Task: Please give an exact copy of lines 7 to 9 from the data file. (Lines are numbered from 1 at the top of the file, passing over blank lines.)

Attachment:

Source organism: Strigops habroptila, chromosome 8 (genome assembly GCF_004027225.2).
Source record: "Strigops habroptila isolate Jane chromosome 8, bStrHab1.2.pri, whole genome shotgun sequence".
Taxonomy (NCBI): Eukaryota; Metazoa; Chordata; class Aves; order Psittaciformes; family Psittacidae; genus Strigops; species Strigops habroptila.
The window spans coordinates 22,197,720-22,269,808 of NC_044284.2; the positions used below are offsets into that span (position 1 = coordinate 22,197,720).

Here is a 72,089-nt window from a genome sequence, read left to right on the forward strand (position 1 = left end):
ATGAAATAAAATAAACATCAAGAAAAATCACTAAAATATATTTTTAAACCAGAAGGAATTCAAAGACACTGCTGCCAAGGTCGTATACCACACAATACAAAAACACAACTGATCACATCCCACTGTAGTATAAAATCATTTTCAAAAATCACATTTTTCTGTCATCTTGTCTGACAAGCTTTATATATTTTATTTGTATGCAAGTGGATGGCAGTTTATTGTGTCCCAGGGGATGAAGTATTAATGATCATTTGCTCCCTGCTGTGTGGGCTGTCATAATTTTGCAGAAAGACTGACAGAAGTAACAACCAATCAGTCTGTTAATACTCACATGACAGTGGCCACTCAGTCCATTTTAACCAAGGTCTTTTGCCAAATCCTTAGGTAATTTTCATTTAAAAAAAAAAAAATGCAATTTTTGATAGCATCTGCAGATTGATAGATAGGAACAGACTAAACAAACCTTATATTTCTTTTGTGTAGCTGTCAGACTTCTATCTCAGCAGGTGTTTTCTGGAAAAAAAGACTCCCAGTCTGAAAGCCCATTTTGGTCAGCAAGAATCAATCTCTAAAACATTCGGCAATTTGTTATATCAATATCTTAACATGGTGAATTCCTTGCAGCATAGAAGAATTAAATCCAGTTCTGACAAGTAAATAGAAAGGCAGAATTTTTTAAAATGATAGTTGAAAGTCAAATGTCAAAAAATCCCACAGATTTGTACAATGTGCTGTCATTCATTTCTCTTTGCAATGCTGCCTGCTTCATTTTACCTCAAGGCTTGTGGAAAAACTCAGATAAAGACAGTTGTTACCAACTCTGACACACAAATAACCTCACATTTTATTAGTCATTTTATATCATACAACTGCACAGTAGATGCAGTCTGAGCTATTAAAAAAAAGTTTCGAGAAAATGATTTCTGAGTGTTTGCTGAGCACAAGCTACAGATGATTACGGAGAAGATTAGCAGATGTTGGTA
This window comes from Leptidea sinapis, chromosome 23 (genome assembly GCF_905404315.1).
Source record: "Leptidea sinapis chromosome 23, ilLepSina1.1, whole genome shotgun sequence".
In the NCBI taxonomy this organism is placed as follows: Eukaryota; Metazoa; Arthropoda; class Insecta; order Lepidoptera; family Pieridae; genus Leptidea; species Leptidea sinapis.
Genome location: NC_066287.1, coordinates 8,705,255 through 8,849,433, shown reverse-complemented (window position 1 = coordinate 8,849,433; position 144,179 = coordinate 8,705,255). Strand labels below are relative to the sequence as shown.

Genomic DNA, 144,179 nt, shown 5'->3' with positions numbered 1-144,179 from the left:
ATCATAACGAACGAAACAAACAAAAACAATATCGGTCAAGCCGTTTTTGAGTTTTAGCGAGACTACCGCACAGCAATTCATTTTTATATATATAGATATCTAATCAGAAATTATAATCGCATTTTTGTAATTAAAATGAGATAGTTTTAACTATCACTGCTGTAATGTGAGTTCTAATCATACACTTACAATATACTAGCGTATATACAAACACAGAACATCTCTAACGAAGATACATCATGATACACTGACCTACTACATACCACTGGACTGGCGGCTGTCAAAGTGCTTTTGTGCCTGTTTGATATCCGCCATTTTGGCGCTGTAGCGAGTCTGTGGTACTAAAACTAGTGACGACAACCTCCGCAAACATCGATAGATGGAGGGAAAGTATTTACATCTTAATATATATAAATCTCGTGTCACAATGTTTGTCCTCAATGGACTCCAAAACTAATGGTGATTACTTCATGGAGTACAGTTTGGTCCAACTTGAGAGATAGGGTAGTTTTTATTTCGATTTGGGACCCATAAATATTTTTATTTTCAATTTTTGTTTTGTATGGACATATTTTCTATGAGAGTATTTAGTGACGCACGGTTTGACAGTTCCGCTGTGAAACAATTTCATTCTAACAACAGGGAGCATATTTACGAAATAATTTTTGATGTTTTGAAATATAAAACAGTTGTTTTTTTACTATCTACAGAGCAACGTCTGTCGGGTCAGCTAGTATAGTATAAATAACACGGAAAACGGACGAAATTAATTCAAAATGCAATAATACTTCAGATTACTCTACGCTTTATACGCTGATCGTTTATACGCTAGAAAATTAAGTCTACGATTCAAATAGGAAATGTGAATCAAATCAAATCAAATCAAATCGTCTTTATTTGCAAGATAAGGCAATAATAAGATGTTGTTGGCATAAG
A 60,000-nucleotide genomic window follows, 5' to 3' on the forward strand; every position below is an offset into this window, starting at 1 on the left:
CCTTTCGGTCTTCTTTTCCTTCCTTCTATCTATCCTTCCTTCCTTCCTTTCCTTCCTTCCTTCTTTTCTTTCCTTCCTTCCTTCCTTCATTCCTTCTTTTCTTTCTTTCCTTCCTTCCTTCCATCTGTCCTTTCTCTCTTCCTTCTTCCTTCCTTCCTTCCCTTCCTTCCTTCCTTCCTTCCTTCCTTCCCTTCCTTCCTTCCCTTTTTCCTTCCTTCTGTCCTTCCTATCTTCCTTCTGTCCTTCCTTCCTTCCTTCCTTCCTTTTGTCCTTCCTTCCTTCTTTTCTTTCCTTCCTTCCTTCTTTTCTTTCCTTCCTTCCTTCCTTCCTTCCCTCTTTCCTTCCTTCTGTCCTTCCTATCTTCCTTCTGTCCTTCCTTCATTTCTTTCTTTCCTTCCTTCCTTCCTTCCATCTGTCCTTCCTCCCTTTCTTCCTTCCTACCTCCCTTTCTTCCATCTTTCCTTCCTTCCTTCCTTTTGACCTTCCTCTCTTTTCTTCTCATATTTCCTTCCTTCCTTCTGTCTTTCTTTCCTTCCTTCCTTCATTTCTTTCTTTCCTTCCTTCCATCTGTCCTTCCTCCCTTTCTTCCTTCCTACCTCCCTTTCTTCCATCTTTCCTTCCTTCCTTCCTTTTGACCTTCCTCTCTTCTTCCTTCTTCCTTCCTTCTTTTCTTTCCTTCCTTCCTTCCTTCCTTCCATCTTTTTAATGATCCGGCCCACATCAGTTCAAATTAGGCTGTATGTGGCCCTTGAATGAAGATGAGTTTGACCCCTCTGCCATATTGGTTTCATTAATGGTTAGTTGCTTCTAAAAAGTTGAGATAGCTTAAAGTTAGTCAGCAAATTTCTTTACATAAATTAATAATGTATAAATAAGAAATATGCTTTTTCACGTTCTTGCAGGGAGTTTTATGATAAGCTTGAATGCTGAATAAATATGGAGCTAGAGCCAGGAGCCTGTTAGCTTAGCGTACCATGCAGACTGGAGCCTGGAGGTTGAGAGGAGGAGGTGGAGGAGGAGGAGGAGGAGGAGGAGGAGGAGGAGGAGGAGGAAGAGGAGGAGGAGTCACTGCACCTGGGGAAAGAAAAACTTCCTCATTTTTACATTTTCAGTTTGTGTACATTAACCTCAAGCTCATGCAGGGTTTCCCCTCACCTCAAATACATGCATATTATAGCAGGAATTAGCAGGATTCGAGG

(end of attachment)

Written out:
This window comes from Leptidea sinapis, chromosome 23 (genome assembly GCF_905404315.1).
Source record: "Leptidea sinapis chromosome 23, ilLepSina1.1, whole genome shotgun sequence".
In the NCBI taxonomy this organism is placed as follows: Eukaryota; Metazoa; Arthropoda; class Insecta; order Lepidoptera; family Pieridae; genus Leptidea; species Leptidea sinapis.